Babb’s argument for oscillations on the line level and back-and-forth narrative on the macro level operates a little differently in the last third of Clarissa. It seems to me that within this last third, the oscillations at the line level seem to decrease a bit, due to the progression of the plot. Clarissa’s rape is a pivotal turning point in the book, with an aftermath that can be identified with the distinct change in Clarissa’s decisiveness. Prior to it, Clarissa does suffer from extreme bouts of uncertainty about the decisions that she is making; in trying to maintain her honor and purity and in being put in a Catch-22 situation of having to choose between Solmes and Lovelace, Clarissa is constantly working out, through her correspondence, how to find a solution to please both her family and herself. Post-rape, we see a change in her countenance—of course, there are first the madness letters, in which we first see the inklings of her decisiveness towards death (“When honour’s lost, ‘tis a relief to die:/Death’s but a sure retreat from infamy…” (p.893)). And this only continues—no longer is Clarissa wavering as to what to do; instead, the further along we move in this last section, the surer of herself she becomes, and confides in Anna Howe her ultimate plan (“Let me repeat that I am quite sick of life (p. 1020)) as well as by the very end Mrs. Norton (“My wedding garments are bought— and though not fine or gaudy to the sight, though not adorned with jewels and set off with gold and silver…a security against all those anxieties, pains, and perturbations which sometimes succeed to the most promising outsettings” (p. 1339).) and John Belford (“let me hope that I may be an humble instrument in the hands of Providence to reform a man of your parts and abilities; and then I shall think that loss will be more abundantly repaired to the world…(p. 1368)”). On the macro level, we can see shifts in characterization and the density of letters that are provided to the reader, which really help ground them in the type of changes each character encounters. Perhaps most noticeable is the changes in density of letters from/to Clarissa and Lovelace, post-rape. Along with Clarissa’s self-assurance, the sheer number of letters addressed between her to Anna, etc. seems to be less than the number we encountered before the rape— indicating, perhaps, that Clarissa coming to terms with her death makes her regular correspondences to figure out her decisions less necessary. In contrast, letters between Lovelace and Belford increase in frequency/density, which seems to correspond with Lovelace’s growing guilt and uncertainty about what he’s done and how to move forward as Clarissa starts gaining her power from accepting the one thing he doesn’t want her to do. Hynes, on the other hand, describes the proleptic utterances throughout the novel as a key, but often times ambiguous technique, a particular example being the curse that Clarissa is subjected to, put on her by her father. Yet, I would argue that the ambiguity of the proleptic discourse is actually a strong argument for representing the book as a whole, and the differing levels of uncertainty about how likely a proleptic argument will actually come true ties to the back-and-forth oscillations on levels of both line and characterization, and enhances that more than ever before; the point of this technique is not necessarily on a plot level, but on the level of characters and how they gain or lose characterization rather than what specifically they move towards.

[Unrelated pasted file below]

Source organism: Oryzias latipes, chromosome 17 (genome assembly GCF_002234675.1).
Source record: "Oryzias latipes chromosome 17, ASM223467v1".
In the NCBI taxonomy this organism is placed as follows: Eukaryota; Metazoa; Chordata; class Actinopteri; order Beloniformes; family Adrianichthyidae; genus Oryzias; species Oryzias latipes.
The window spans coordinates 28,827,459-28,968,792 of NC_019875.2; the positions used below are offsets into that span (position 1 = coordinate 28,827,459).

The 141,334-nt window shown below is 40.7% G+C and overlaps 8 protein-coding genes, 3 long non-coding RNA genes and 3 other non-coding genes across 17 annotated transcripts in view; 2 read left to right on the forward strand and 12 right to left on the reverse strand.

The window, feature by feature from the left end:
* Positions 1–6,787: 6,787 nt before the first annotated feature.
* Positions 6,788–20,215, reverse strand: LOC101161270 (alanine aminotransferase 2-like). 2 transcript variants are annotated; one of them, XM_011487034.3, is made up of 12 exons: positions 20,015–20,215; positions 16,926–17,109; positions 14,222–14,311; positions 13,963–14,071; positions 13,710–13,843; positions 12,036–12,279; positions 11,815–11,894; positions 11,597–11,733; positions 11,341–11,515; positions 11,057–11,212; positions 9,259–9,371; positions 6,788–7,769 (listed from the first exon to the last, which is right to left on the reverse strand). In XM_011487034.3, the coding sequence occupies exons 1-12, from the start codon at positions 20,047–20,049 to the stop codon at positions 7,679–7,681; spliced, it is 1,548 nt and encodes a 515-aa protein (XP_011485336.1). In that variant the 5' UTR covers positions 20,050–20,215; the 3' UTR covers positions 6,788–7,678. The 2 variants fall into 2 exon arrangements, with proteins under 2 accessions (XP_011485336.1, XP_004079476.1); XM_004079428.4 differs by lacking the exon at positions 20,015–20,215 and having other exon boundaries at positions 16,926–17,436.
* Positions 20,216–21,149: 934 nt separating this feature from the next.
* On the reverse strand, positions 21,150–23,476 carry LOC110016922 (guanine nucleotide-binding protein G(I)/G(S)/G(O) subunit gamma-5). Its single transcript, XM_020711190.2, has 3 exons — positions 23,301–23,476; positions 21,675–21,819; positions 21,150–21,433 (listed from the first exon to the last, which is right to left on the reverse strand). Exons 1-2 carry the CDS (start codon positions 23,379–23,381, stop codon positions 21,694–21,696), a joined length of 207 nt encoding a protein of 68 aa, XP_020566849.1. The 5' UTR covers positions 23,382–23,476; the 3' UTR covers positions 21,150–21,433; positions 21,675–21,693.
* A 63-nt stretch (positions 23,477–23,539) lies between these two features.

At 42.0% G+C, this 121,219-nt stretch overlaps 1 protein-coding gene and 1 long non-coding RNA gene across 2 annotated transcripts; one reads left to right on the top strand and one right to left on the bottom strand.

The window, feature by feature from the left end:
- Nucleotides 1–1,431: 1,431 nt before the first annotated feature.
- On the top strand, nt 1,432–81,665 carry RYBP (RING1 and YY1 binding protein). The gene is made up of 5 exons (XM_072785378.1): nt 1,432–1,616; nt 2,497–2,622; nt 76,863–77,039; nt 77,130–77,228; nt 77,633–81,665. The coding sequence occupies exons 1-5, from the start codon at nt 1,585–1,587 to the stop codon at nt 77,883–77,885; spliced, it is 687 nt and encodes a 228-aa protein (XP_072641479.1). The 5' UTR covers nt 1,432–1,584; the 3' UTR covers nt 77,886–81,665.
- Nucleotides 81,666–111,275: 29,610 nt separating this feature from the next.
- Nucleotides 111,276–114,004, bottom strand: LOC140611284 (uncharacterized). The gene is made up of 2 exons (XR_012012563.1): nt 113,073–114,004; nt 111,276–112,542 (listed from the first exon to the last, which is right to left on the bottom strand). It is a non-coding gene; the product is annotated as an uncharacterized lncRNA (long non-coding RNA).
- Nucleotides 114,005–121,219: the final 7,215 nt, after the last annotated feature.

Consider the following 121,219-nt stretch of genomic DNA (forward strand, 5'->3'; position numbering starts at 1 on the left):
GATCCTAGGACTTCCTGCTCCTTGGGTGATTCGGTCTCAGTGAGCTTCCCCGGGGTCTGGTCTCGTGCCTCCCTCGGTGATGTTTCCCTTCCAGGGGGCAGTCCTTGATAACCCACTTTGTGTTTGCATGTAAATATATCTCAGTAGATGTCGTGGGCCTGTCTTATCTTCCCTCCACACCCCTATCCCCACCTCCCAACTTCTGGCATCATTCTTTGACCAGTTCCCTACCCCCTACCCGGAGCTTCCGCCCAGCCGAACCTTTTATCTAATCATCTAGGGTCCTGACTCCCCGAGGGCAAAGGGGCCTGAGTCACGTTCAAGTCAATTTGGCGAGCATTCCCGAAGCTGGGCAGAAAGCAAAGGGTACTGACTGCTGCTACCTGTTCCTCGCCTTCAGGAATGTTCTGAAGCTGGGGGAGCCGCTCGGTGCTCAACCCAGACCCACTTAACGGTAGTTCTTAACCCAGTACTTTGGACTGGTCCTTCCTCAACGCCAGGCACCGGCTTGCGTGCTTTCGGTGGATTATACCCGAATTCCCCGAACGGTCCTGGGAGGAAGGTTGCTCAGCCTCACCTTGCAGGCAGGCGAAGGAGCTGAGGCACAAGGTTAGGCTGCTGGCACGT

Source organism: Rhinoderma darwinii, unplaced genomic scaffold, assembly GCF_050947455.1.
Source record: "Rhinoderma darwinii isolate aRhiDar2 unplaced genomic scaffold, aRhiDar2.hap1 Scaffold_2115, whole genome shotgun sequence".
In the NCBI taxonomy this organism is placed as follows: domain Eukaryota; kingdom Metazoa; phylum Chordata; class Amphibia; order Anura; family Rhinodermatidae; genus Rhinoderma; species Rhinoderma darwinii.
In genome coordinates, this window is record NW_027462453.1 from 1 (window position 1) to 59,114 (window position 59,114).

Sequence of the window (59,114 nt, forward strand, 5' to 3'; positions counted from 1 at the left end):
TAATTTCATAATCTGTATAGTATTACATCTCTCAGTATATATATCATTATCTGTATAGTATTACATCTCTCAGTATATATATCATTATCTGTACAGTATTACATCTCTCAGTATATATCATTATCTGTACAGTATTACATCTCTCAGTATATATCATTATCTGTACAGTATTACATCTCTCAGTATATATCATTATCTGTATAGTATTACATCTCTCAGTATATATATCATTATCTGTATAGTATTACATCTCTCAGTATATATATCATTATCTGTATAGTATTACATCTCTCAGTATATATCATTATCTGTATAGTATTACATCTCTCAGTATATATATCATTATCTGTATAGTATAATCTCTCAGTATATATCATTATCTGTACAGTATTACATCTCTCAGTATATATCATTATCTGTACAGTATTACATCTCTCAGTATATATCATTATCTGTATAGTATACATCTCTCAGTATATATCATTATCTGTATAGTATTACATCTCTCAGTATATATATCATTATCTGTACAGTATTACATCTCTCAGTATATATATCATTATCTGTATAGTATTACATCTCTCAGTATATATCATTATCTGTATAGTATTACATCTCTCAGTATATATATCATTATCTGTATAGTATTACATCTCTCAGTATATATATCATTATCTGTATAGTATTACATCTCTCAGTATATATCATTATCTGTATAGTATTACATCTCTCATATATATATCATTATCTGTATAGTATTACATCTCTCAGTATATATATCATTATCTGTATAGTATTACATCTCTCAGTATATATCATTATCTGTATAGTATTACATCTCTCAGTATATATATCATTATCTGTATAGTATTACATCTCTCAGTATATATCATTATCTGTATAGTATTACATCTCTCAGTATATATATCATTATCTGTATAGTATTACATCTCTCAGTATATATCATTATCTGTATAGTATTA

Works Cited